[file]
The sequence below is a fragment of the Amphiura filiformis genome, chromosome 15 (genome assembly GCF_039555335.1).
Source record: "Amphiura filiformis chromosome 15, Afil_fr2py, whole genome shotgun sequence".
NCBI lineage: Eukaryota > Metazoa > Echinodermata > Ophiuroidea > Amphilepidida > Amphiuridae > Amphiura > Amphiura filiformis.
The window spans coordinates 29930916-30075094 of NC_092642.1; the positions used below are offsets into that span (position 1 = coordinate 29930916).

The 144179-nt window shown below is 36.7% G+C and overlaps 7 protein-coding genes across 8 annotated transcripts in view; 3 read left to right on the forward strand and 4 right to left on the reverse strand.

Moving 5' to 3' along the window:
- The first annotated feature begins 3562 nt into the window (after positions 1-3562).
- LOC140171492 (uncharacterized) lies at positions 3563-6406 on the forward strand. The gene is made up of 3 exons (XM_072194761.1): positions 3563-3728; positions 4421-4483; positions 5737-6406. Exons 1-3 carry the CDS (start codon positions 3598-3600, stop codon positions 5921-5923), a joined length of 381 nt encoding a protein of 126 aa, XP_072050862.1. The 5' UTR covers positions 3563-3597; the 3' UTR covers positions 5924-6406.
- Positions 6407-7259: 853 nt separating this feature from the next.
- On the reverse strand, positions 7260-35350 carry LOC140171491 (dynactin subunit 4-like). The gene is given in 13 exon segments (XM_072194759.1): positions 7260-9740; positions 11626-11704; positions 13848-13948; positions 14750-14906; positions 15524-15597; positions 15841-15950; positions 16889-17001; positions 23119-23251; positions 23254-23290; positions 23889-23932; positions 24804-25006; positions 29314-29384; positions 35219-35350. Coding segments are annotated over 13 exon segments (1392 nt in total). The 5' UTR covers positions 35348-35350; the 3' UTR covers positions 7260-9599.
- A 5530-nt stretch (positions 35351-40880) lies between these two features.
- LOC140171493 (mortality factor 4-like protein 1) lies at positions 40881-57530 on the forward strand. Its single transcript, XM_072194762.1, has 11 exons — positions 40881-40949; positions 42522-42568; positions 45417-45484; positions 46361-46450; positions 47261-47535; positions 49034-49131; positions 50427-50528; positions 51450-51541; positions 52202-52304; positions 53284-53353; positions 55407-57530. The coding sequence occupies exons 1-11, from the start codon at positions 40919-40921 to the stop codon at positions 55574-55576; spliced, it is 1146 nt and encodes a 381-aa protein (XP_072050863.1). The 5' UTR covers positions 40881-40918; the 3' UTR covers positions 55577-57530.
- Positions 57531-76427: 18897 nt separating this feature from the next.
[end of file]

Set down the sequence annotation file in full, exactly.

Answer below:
The sequence below is a fragment of the Amphiura filiformis genome, chromosome 15 (genome assembly GCF_039555335.1).
Source record: "Amphiura filiformis chromosome 15, Afil_fr2py, whole genome shotgun sequence".
NCBI lineage: Eukaryota > Metazoa > Echinodermata > Ophiuroidea > Amphilepidida > Amphiuridae > Amphiura > Amphiura filiformis.
The window spans coordinates 29930916-30075094 of NC_092642.1; the positions used below are offsets into that span (position 1 = coordinate 29930916).

The 144179-nt window shown below is 36.7% G+C and overlaps 7 protein-coding genes across 8 annotated transcripts in view; 3 read left to right on the forward strand and 4 right to left on the reverse strand.

Moving 5' to 3' along the window:
- The first annotated feature begins 3562 nt into the window (after positions 1-3562).
- LOC140171492 (uncharacterized) lies at positions 3563-6406 on the forward strand. The gene is made up of 3 exons (XM_072194761.1): positions 3563-3728; positions 4421-4483; positions 5737-6406. Exons 1-3 carry the CDS (start codon positions 3598-3600, stop codon positions 5921-5923), a joined length of 381 nt encoding a protein of 126 aa, XP_072050862.1. The 5' UTR covers positions 3563-3597; the 3' UTR covers positions 5924-6406.
- Positions 6407-7259: 853 nt separating this feature from the next.
- On the reverse strand, positions 7260-35350 carry LOC140171491 (dynactin subunit 4-like). The gene is given in 13 exon segments (XM_072194759.1): positions 7260-9740; positions 11626-11704; positions 13848-13948; positions 14750-14906; positions 15524-15597; positions 15841-15950; positions 16889-17001; positions 23119-23251; positions 23254-23290; positions 23889-23932; positions 24804-25006; positions 29314-29384; positions 35219-35350. Coding segments are annotated over 13 exon segments (1392 nt in total). The 5' UTR covers positions 35348-35350; the 3' UTR covers positions 7260-9599.
- A 5530-nt stretch (positions 35351-40880) lies between these two features.
- LOC140171493 (mortality factor 4-like protein 1) lies at positions 40881-57530 on the forward strand. Its single transcript, XM_072194762.1, has 11 exons — positions 40881-40949; positions 42522-42568; positions 45417-45484; positions 46361-46450; positions 47261-47535; positions 49034-49131; positions 50427-50528; positions 51450-51541; positions 52202-52304; positions 53284-53353; positions 55407-57530. The coding sequence occupies exons 1-11, from the start codon at positions 40919-40921 to the stop codon at positions 55574-55576; spliced, it is 1146 nt and encodes a 381-aa protein (XP_072050863.1). The 5' UTR covers positions 40881-40918; the 3' UTR covers positions 55577-57530.
- Positions 57531-76427: 18897 nt separating this feature from the next.